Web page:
It’s a win-win because you have no setup fees and no inventory to store. In addition, Amazon offers a lot of tips to help you self-publish your book through createspace.com.

Paperless Publishing – The Future of Books

The impending release of the Apple iPad and the restructuring of the pricing system for e-books will change the game, and publishers, authors, and consumers will need to adjust in the new digital publishing world.

Impact of the iPad

When the iPad lands in the hands of consumers in the Spring of 2010, the publishing market will change overnight. By all accounts, the full-color iPad will be an upgrade over the black-and-white Amazon Kindle, its closest competitor, as well as the Sony eReader, and the Barnes and Noble Nook. Apple’s iPad, essentially a larger version of the iPod Touch, will retail for as low as $499, and its iBook application will place customers clicks away from a virtual bookstore. Additionally, Apple has already pushed for new e-book prices, a move welcomed by publishers who have complained about Amazon’s $9.99 e-book price for some time.

Publishers Come Aboard

There is no longer any question about the lasting appeal of digital publishing. Publishers who are not planning for dual programs in print and electronic publishing will be left behind by those that do. The new price deals with Apple, which will make e-books slightly more expensive to consumers and therefore slightly more profitable for publishers, should make the decision to jump into e-publishing a lot easier for publishers. And the benefits for publishers are very real. E-books eliminate expensive printing and warehousing costs, and supply problems (such as out of print books) simply do not exist.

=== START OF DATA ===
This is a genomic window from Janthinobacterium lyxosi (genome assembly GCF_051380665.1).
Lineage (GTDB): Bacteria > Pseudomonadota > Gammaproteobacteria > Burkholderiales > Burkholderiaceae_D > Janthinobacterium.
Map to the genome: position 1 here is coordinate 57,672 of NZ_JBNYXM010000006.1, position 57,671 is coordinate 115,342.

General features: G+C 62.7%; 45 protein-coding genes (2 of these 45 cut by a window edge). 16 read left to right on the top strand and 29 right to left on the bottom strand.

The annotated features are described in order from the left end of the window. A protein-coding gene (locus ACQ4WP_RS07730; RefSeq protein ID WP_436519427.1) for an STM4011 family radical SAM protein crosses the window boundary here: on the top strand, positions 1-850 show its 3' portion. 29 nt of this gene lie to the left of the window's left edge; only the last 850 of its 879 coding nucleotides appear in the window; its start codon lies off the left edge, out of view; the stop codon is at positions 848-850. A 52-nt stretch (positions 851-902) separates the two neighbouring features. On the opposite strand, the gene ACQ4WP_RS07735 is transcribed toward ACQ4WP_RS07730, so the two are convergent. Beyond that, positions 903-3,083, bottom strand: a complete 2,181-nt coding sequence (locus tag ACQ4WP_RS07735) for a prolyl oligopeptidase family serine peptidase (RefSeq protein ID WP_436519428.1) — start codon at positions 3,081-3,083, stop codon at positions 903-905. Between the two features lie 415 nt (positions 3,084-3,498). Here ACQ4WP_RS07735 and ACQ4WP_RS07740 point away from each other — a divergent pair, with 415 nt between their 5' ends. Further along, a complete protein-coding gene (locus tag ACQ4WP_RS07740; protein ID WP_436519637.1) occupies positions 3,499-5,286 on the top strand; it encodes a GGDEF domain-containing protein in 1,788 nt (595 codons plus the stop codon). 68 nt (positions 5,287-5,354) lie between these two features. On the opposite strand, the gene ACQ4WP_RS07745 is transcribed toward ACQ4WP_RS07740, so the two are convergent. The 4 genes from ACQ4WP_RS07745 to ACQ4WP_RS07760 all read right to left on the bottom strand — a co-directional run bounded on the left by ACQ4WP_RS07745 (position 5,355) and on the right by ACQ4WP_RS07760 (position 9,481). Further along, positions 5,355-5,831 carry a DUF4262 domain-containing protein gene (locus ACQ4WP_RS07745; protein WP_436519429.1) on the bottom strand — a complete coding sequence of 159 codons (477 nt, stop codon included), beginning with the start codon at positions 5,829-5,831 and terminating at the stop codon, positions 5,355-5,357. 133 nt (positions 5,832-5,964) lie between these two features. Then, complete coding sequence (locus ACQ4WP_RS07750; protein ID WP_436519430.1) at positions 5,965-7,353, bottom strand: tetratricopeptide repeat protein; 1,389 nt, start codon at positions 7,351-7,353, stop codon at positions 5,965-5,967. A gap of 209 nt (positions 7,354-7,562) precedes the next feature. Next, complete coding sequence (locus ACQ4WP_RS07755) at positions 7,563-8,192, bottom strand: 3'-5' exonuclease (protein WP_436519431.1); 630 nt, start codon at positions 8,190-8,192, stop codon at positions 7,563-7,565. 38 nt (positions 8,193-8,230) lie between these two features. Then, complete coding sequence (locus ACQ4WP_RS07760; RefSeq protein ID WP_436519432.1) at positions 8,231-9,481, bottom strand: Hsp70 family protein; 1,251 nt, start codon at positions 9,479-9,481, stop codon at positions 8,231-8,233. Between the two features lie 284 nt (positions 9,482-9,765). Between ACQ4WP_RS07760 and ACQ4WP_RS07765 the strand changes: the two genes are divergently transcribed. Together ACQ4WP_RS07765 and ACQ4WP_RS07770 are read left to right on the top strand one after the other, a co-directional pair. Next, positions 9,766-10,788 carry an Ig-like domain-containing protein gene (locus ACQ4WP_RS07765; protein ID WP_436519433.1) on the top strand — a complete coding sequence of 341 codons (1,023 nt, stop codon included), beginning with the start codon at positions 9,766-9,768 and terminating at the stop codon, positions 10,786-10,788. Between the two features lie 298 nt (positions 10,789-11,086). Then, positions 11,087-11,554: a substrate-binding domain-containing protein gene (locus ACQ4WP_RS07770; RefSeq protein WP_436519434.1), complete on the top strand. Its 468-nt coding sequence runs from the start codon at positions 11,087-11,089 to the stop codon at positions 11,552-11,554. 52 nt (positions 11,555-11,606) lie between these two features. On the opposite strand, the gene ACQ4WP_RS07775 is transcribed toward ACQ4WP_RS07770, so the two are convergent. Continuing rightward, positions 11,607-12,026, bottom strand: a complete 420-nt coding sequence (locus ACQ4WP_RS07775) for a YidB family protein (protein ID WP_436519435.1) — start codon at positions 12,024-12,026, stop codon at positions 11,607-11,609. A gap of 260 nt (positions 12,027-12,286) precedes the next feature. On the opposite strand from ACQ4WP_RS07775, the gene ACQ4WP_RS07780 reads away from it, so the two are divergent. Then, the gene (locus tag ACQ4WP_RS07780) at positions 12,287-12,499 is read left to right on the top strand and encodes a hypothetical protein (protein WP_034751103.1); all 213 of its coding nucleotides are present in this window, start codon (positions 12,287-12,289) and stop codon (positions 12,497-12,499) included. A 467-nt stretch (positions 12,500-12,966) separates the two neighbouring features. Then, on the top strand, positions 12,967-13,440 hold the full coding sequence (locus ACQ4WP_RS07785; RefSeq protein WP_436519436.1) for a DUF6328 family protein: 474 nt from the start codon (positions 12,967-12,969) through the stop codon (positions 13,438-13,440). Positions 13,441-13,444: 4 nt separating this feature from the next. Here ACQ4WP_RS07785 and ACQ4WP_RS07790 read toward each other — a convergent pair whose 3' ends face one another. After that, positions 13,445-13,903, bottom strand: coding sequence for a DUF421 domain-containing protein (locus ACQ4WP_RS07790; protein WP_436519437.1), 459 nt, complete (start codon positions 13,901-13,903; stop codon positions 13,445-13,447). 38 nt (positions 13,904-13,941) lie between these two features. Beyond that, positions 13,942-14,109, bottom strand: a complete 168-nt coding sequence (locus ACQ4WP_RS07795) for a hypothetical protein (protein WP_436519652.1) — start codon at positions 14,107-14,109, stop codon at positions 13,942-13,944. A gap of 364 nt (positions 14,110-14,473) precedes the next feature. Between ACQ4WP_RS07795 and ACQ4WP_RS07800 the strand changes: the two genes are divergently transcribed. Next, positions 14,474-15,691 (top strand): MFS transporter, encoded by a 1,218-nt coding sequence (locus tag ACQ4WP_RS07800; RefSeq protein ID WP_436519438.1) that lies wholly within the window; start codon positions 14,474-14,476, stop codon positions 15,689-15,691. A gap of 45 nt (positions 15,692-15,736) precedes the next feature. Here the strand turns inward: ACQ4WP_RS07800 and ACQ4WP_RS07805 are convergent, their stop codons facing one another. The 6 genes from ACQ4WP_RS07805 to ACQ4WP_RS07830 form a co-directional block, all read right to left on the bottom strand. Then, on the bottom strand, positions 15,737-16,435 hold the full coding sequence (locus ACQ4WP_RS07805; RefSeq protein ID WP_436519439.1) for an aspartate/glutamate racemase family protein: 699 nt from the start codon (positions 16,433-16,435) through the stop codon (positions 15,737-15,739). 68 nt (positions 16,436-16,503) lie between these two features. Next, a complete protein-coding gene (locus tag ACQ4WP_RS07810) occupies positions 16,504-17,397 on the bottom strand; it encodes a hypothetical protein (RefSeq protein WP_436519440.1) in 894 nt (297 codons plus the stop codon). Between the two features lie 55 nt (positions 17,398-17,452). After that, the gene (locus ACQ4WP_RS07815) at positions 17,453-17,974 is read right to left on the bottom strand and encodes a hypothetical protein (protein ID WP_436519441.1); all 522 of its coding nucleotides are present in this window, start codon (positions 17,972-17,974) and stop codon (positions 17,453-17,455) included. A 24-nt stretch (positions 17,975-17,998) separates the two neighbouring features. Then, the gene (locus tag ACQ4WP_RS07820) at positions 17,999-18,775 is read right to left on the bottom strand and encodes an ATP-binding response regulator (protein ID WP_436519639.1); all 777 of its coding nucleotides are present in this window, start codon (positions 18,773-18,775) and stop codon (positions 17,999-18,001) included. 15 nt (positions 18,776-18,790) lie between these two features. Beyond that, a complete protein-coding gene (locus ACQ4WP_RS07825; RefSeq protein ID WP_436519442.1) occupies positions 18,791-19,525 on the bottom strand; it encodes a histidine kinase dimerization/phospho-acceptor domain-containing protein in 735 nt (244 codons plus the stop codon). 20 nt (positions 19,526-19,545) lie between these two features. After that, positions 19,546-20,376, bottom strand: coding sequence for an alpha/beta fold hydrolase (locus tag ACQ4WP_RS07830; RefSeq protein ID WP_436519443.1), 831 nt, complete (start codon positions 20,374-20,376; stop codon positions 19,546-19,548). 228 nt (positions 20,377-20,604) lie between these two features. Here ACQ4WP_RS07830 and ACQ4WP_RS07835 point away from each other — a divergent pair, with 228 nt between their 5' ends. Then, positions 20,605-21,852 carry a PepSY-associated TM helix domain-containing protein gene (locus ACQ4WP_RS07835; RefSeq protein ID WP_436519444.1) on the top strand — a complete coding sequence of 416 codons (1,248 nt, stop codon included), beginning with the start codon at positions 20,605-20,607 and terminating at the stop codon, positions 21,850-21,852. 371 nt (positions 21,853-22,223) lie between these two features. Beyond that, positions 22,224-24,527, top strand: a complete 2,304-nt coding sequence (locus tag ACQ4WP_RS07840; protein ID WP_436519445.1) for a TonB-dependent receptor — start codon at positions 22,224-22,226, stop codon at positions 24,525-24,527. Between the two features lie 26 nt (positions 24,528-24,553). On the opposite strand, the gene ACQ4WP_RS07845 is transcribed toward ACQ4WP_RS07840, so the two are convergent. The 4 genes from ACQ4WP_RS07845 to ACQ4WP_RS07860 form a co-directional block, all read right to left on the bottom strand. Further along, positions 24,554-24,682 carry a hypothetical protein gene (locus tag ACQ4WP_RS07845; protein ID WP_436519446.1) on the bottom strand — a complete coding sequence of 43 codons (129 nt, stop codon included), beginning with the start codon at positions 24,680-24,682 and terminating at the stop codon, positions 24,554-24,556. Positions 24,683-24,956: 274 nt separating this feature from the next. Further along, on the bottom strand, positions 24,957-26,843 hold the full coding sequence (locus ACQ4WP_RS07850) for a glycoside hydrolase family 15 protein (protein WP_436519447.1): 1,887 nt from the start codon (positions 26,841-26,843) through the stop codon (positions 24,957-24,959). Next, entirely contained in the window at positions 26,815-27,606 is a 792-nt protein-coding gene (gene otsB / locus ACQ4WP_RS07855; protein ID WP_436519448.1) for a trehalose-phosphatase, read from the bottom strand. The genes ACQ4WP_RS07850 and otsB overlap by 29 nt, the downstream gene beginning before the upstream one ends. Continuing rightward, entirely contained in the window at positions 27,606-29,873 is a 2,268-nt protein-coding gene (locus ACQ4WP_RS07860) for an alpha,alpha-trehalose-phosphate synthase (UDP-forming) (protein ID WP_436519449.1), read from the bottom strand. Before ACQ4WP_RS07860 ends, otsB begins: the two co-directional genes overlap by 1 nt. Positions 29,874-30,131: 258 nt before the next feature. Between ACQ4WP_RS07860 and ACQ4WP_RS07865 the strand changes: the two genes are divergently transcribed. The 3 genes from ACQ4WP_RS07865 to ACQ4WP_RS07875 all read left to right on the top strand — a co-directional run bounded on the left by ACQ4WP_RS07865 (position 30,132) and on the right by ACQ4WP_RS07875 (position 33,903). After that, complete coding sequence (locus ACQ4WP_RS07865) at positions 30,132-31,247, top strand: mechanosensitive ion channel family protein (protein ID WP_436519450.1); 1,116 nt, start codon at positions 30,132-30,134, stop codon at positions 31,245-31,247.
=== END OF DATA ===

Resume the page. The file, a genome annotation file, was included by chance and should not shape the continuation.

The Changing Role of Authors

In the past, the path to success for authors was usually via a publishing house. However, authors that embrace digital publishing will largely be able to control their own path. Authors now have the option to turn to electronic self-publishing. And this isn’t a bad thing. Because the same cost-saving advantages of e-publishing exist for authors as they do for publishers, authors can write and self-publish electronically at low costs. Authors will be able to control their work and their profits to a degree that didn’t exist just a short time ago.

Where Does This Leave Consumers?

Ultimately, the big winner in the coming digital publishing world will be the consumer. True, the cost of an e-reader is fairly expensive at the moment, which creates a very real barrier between publishers and its customers. However, it is very likely that the prices of e-readers will begin to drop due to heavy competition. The $499 price for the iPad, which many thought would be considerably higher, is a good indication that prices should begin to drop in an effort to entice more buyers. Once customers have an e-reader, they’ll have immediate access to a full range of titles at low costs, even with the eventual price change from the current Kindle standard of $9.99.

What It All Means

In the end, the impact of digital publishing and how publishers respond to it will be guided by consumers. If people want to read e-books, they’ll cast their votes by spending their dollars. Publishers will be forced to respond to the demand if they want to stay in business.

Publishing Scams: Six Red Flags That Scream "Rip Off"